We are by our patch of daylilies, next to the barn. And the boys are playing with sticks, while my husband and I watch. It is a perfect moment. One of those moments when I feel like maybe, just maybe, I can stop worrying if I’m a good enough parent.

My son says, “Look! The stick is a laser and I’m killing villains!”

“Look! The stick is a ship in outer space and I’m flying!”

“Look! The stick is a pole and I’m dancing!”


I say that. I say, “What?” And he says it again. And he moves his hips in a perfectly pole-dancing way.

“Where did you learn that?”

“On YouTube.”

I don’t make a big deal about it because I know by now that if I have a shit fit then pole dancing will be the single most interesting thing in the world to my kids for months on end. I pretend it means nothing. I applaud when the stick is a tightrope.

Then I check out the viewing history on YouTube. The last forty videos are women pole dancing. The search string he used to get there was “sexy grls.”

I make a note to tell him how to spell girl. Then I start investigating how to ban certain search strings from YouTube. I learn that the term for censoring the Internet to protect kids is “filtering” and everything I read makes it sound pretty bad. If I believe in teaching my kids via self-directed learning, then I need to teach them how to avoid stuff that is bad for them or a waste of their time.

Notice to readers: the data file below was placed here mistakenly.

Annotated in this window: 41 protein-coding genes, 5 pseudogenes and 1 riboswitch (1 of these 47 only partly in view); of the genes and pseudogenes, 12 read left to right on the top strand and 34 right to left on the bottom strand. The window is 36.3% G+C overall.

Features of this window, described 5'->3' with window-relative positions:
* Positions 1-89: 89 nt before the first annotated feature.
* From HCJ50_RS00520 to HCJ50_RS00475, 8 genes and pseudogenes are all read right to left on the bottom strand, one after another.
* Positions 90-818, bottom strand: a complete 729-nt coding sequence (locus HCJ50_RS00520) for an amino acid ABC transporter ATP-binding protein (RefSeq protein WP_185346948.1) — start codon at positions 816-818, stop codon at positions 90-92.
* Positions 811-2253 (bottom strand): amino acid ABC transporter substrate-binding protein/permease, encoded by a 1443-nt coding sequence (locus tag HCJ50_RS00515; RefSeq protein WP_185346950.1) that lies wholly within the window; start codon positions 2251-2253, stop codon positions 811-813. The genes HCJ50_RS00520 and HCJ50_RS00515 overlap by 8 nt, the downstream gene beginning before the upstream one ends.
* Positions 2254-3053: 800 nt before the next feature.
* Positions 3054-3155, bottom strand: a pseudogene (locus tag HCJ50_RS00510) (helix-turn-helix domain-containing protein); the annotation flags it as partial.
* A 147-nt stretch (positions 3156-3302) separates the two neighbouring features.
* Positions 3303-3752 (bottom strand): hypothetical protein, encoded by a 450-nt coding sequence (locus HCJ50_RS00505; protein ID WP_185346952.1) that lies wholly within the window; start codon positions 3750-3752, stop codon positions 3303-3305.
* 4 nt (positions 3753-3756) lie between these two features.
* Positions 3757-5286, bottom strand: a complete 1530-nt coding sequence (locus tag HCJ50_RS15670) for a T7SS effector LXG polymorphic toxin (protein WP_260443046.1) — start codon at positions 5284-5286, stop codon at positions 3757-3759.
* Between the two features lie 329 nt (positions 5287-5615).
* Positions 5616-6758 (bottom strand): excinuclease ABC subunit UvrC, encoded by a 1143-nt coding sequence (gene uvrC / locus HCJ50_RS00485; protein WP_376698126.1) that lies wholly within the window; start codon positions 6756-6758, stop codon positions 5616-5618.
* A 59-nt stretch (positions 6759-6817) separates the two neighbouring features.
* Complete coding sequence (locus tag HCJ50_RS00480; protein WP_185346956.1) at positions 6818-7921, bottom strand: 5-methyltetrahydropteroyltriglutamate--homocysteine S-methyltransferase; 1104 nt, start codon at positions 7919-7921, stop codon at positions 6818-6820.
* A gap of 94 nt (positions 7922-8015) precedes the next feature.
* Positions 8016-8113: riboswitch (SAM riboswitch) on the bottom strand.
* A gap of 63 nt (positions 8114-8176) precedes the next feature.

I procrastinated putting censorship software on our computer. And, around that time, the kids discovered how to use my Amazon account. So I canceled one-click ordering, after it cost me about $300. And I showed them how to put items in the shopping cart to buy later.

I worried, at first, that even though we are living on a farm where the kids are rarely exposed to consumerism,  I’m ruining that by showing them how to use Amazon as entertainment.

But I found that almost immediately Amazon replaced YouTube in my son’s hierarchy of fascinating web sites. The search history on YouTube reflects my kids researching things like, “how does slushy magic work” because they don’t want to spend their Amazon money on a dud.

And, you know what I saw the other day? My son was buying my niece a birthday present on Amazon, and he typed in “girls watch.”

“Nice spelling,” I told him.